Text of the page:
At The Daily Beast, Jay Michaelson excoriates the resolution on transgender passed by Southern Baptists earlier this week. His article is riddled with factual errors, not the least of which is the fact that he seems not to have read the actual resolution. Instead, he quotes from an early draft containing elements that did not end up in the final resolution. To wit, there’s nothing in the resolution about the Employment Non-Discrimination Act, but Michaelson criticizes it as if there were.
Michaelson titles his article “Southern Baptist Convention: Trans People Don’t Exist.” He then alleges in the article that Southern Baptists deny the existence of transgendered persons. Yet no draft of the resolution ever says any such thing. In fact, the resolution acknowledges that “about 700,000 Americans perceive their gender identity to be at variance with the physical reality of their biological birth sex.” That is not a denial of their existence. On the contrary, it affirms their existence as a given.
But the worst part of Michaelson’s analysis is not his numerous errors of fact. The worst part is his inflammatory suggestion that Southern Baptists are motivated by animus rather than by conviction. He writes:
By taking positions on public, secular law that are based on non-rational misreadings of sacred text, the Baptist Convention’s resolution is harmful to the idea of democracy itself.
Not as harmful, of course, as it is to transgender people who find themselves trapped in communities ruled by this cruelty and ignorance.
This kind of rhetoric mischaracterizes the actual spirit of the resolution. Again, here are some actual lines from the resolution:
RESOLVED, That we extend love and compassion to those whose sexual self-understanding is shaped by a distressing conflict between their biological sex and their gender identity; and be it further
RESOLVED, That we invite all transgender persons to trust in Christ and to experience renewal in the Gospel (1 Timothy 1:15–16); and be it further
RESOLVED, That we love our transgender neighbors, seek their good always, welcome them to our churches and, as they repent and believe in Christ, receive them into church membership (2 Corinthians 5:18–20; Galatians 5:14); and be it further
RESOLVED, That we regard our transgender neighbors as image-bearers of Almighty God and therefore condemn acts of abuse or bullying committed against them…
There’s no question that the Christian conviction on display in the resolution is counter-cultural and perhaps even a minority view. But it can hardly be fairly described as “non-rational,” “cruel,” “ignorant,” and “harmful.”
I understand that Michaelson and many others will be offended by biblical teaching. But their offense should not be used as a pretext for mischaracterizing the resolution and demonizing Christians as “harmful to the idea of democracy itself.” We do not owe our ideological opponents agreement, but we do owe them the respect of faithfully representing their views. We also owe them the benefit of the doubt, the possibility that their views may not be flowing from animus but from deeply held conviction. Michaelson’s article fails both of those obligations. We can do better.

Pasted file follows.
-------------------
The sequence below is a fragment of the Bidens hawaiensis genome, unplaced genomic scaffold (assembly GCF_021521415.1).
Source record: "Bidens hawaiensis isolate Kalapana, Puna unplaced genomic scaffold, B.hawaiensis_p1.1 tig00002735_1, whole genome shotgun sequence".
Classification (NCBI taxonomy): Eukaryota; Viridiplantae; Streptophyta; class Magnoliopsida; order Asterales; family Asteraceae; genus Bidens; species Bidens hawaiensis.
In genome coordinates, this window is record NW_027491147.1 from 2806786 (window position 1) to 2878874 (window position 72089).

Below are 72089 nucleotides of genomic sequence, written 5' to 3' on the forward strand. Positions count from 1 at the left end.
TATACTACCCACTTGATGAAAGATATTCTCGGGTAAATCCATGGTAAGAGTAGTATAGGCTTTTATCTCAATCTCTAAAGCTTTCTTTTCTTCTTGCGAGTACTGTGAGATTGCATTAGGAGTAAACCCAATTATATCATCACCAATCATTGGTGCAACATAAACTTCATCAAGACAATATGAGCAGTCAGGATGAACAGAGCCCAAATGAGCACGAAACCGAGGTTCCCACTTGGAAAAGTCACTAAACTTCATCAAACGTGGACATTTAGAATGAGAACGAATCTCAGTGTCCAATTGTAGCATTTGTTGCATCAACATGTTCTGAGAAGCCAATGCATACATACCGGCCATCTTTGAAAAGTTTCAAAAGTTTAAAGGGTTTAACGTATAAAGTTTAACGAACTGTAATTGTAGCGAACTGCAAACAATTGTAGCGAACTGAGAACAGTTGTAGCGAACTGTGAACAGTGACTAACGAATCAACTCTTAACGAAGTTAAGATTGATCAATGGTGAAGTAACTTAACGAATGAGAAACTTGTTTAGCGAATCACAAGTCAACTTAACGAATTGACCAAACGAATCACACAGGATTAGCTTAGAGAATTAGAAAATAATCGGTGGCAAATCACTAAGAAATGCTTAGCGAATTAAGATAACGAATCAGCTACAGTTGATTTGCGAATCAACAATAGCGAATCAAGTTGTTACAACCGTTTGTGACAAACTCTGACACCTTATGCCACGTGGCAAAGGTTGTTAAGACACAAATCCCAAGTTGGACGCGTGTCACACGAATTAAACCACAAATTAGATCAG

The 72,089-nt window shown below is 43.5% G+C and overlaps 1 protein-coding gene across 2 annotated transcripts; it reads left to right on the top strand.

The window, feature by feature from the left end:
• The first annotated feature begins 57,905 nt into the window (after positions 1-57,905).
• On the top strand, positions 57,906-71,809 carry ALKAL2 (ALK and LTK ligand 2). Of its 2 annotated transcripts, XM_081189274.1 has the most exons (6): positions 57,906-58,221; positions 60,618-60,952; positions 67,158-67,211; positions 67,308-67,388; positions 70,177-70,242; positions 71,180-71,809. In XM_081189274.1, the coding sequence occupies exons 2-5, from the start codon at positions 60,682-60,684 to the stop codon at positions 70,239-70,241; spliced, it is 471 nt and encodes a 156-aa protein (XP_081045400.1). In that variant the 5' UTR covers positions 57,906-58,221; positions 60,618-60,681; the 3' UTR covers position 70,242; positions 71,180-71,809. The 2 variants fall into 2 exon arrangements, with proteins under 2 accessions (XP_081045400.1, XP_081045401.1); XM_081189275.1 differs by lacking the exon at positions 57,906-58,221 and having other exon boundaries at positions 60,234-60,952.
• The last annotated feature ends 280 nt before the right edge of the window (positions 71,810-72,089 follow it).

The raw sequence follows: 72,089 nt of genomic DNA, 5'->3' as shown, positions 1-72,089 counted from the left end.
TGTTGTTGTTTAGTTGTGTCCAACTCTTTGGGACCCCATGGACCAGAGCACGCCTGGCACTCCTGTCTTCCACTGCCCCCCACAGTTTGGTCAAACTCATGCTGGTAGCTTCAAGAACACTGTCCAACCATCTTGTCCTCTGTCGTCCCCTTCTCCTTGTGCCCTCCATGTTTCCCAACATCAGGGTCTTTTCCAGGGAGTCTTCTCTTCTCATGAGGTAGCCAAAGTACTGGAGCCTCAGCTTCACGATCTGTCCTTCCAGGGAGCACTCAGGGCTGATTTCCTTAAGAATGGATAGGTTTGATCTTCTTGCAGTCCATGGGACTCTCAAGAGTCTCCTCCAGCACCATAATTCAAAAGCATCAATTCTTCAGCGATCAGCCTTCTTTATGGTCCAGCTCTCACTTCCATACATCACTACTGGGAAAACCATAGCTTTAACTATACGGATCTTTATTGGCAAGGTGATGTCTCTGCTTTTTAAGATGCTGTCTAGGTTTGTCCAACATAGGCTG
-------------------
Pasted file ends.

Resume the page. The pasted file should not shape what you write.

Was going to read the linked article but only got a couple sentences in when I realized I could not do it. No qualifications needed these days to work for a”news site”. And they have the gall to talk about hate. Sad.
I suggest (as disappointing and hurtful as the misrepresentation and animosity is) that the basic premise is true.
The church is a theocracy, always has been, always will be.
At a fundamental level we are not looking to the will of the people but the will of God.
Issues like this will make it more and more clear. As the people turn away from God’s grace and create their own idols the gulf between democracy and theocracy will only become more obvious.
Conviction and animus are not mutually exclusive. One can be simultaneous motivated by both conviction and animus. That’s not to suggest that everyone who voted for the resolution was motivated by animus. Even so, some of the language in earlier drafts suggests that at least some of the resolution’s proponents likely were.
Michaelson did make an insightful reference to Judith Butler. Butler’s work (and that of other queer theorists) provides a compelling critique of the culture’s dominant narrative for discussing sexuality. It’s far more compelling than the specious natural-law arguments that get bandied around a lot in evangelical circles. To be honest, I’m not sure how anyone can say anything meaningful on this topic without engaging with Butler’s work. Yet I don’t see a lot of evidence that the drafters of this resolution have engaged in any such undertaking.
I’ve spent my whole life in evangelical circles. But I’m nevertheless amazed by the perceived need to issue decrees of this sort in the absence of much meaningful discussion. Our understanding of gender dysphoria is relatively inchoate. It’s not clear to me why this statement couldn’t have waited a decade or so. It seems like more of an effort to squelch discussion than to foster it.
I often wonder what percentage of evangelical leaders are high Js on the MBI J-P index. In contrast, most people in my profession (lawyer for a high-tech company) are off-the-chart Ps. In that sense, I often wonder whether the church’s inability to speak persuasively to the culture doesn’t reside in the church’s perceived need to make definitive pronouncements in a culture whose thought leaders want more time to let the data roll in.